15 Unbelievable Facts About The Hit Show MASH
Have you ever watched MASH, one of the longest-running series on TV? The CBS-produced show follows a team of doctors and support staff stationed at the "4077th Mobile Army Surgical Hospital” in Uijeongbu, South Korea during the Korean War and it has been one of the most popular TV series in the U.S. Well, here are some behind-the-scenes facts that even a big fan of MASH may not know.
1.Real Soldiers On Set
Ever wonder why this show was so realistic? Prior to the series, Alan Alda, who played the role of Hawkeye Pierce, was on active duty during the Korean War. Jamie Farr, or Corporal Klinger, also served his duty during the Korean War. Other than Alan and Jamie, Wayne Rogers and Mike Farrell also had military experience before being part of MASH.
2. Radar’s Teddy Bear
Still remember Radar’s teddy bear? Well, it went to under the hammer at more than $14,000 after approximately 20 bids in 2005. Gary Burghoff included a notarized letter, which confirmed that the bear was the ONLY bear used in the series. The Teddy Bear even had a secret name given by Burghoff - TIGER!
3. The Cast Switched Parts
What if McLean Stevenson, or Henry Blake, in MASH had played the role of Hawkeye? It’s not actually as crazy as it sounds. McLean Stevenson auditioned for the role of Hawkeye before he was convinced to accept the role of Henry Blake.
4. Low Ratings
Not every successful TV Series achieved its success in its first season, and neither did MASH. During its first season in 1972, viewers did not seem to like it very much. As a result, CBS moved it to Saturday nights. Thanks to CBS’s decision of not canceling the show, ratings for Season Two shot up. It went from strength to strength and the legendary TV Series remained popular for almost a decade.
5. Corporal Maxwell Q. Klinger
We may only have had the “effeminate gay” for one episode! Initially, the writers only planned to have Corporal Maxwell Q. Klinger (played by Jamie Farr) for one episode. However, as the character turned out to be a huge success, Klinger was kept throughout the series. Originally Klinger was supposed to be gay but was changed to a cross-dressed heterosexual man who tried hard to be discharged from the Army. “Unluckily”, Klinger was eventually promoted to sergeant instead of being discharged in the show.
6. Wayne Rogers Never Signed A Contract
Wayne Rogers left the show after Season Three and was threatened with legal action for quitting. However, it was later found that Wayne Rogers did not even sign a contract due to objecting to the “morals clause” which allows the producers to fire an actor if his/her behavior reflects poorly on the production.
7. Everybody Loves Blake.
In Episode 72, Henry Blake was to be discharged from the army as the actor McLean Stevenson had decided to leave the series. However, the writers made a terrible decision in letting Henry Blake be killed on a plane back home over the Sea of Japan. Fans were so annoyed that CBS received more than 1,000 letters complaining of the death of Henry Blake.
8. Based On A Book.
How did the writers come up with such fascinating stories? Unlike other shows that tend to be original ideas based on writers’ personal experience, MASH was inspired by the book MASH: A Novel About Three Army Doctors. The writer, Richard Hooker created the book based on his experiences at the 8055th Mobile Army Surgical Hospital. Mr. Hooker also wrote sequels to Mash, including MASH Goes to Maine in 1972 and MASH Mania in 1977.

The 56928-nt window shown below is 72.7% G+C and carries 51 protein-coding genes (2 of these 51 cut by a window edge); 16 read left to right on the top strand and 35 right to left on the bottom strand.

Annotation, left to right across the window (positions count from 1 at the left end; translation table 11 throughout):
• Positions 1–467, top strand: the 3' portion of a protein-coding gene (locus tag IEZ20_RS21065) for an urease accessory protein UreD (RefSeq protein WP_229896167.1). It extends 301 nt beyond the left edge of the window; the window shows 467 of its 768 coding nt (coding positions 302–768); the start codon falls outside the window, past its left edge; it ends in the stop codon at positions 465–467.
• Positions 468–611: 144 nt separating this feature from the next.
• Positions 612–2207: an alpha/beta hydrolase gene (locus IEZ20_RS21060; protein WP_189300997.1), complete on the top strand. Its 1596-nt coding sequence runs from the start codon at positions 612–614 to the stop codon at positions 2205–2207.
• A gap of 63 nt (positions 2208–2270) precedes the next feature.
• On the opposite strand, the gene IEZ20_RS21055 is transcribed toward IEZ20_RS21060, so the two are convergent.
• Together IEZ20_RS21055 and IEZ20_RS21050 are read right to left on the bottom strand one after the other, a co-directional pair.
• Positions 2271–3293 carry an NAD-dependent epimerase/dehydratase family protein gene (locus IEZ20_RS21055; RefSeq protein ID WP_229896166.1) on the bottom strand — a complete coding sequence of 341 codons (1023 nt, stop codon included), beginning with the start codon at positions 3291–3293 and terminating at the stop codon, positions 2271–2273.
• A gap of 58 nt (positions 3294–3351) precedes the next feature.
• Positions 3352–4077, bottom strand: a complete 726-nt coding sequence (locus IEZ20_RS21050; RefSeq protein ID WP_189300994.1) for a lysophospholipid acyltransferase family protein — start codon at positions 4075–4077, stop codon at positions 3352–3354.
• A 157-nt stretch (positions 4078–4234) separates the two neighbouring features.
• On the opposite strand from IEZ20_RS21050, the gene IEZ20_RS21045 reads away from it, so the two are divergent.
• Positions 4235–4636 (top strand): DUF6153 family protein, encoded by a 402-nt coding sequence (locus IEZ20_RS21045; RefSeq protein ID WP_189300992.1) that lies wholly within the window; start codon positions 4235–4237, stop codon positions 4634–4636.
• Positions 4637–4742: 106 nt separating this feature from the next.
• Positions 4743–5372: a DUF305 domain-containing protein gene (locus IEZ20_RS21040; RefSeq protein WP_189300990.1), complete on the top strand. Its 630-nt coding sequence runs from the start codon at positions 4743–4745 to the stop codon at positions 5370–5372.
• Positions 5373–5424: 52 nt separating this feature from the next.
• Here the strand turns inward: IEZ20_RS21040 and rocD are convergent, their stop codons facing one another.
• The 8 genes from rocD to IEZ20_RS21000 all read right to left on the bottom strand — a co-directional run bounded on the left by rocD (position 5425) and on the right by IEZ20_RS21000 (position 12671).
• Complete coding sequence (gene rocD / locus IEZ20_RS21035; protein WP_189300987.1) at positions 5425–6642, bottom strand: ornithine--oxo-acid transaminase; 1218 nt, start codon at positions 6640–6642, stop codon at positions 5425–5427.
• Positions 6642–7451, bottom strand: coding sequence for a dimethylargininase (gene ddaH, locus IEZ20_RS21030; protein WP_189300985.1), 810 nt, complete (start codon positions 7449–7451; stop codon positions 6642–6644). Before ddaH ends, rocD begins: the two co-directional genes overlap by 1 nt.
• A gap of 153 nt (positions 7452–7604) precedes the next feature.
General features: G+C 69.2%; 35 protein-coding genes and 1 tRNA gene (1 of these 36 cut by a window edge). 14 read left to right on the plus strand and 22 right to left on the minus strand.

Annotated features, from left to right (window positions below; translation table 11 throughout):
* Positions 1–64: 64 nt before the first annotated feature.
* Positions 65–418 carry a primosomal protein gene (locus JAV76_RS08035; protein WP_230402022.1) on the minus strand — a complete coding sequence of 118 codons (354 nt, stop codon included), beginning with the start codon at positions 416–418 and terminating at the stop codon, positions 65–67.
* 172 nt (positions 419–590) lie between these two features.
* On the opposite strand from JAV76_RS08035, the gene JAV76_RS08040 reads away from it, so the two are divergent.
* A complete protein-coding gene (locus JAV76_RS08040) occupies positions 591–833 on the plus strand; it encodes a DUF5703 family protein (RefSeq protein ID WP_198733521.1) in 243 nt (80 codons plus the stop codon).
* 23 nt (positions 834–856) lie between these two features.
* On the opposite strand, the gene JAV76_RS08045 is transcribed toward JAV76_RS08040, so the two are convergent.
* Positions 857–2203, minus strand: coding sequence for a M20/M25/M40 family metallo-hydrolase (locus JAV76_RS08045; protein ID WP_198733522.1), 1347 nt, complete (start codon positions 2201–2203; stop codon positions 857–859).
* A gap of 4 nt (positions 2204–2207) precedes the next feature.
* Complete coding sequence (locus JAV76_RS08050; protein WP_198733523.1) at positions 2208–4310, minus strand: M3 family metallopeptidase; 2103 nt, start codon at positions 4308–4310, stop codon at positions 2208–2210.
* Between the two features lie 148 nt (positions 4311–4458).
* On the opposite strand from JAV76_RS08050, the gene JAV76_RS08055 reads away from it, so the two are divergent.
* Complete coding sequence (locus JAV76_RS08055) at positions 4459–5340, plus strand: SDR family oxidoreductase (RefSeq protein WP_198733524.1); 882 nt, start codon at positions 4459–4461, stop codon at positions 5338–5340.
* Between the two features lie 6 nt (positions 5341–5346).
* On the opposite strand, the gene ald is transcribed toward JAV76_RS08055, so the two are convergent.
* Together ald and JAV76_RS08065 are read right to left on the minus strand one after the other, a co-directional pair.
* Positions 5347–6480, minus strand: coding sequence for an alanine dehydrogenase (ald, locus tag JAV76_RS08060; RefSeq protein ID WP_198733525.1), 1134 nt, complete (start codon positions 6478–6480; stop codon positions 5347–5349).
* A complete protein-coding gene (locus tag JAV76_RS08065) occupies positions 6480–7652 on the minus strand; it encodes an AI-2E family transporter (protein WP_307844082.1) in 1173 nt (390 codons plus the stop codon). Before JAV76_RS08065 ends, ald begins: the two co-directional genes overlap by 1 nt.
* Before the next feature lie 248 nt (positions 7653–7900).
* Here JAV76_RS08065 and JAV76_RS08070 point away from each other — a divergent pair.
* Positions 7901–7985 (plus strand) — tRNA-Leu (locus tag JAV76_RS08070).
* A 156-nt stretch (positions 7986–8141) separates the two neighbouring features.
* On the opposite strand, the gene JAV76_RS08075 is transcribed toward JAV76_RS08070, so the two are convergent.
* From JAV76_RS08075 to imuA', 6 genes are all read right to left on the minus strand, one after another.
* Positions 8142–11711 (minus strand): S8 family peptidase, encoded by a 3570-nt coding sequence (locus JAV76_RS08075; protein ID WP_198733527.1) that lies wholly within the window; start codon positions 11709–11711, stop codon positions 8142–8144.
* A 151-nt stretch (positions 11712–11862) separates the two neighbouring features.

9. Historical Inaccuracies
If you watch the series very closely and you happen to be familiar with the Korean War, you may identify some historical inaccuracies. For instance, the boots worn by the actors were not actual army boots as army boots were too uncomfortable to wear. In addition, the use of aluminum cans, pinball machines and candy bars with UPC codes were inaccurate as they were only created after the 1960s.
10. Alan Alda
Hawkeye Pierce was played by Alan Alda. For the eleven years that the series were shot in California, Alda flew back to New Jersey to meet his family every weekend because, according to himself, he did not know how long the show would last.
11. Loretta Swit
There were only two actors who were in both the pilot episode and the finale. One is the Alan Alda, the other is Loretta Swit, who played the head nurse Major Margaret “Hot Lips” Houlihan in all but 11 episodes of the series during the eleven years. She remained active in film and TV series after MASH and she even started a jewelry design business and wrote a book on needlepoint.
12. Three Weddings, Same Dress
You may still remember Mr. Klinger in the wedding dress when he married Laverne Esposito. Did the wedding dress look familiar? Here are some clues. The dress was also used at the wedding between Margret Houlihan and Lt. Col. Donald Penobscot and the wedding between Soon Lee and Kelinger.
13. Less Laughing in DVDs
Have you noticed the audience laughter in MASH? Well, most of it was from a laugh track used by CBS. However, if you want to have a military TV series free of the laugh track, you can get a DVD of the show where you can turn it off.
14. The Only Korean
Although the series was about the Korean War, there was only one Korean in the entire eleven seasons - Soon Tek Oh. He appeared in five episodes as five different characters. The reason was very simple - there were not enough Korean actors in Hollywood at that time.
15. Finale But Not The Last Episode
The finale of the show was not filmed the last. The episode that was filmed last was the penultimate episode, “As Time Goes By.” which was aired on February 21, 1983.
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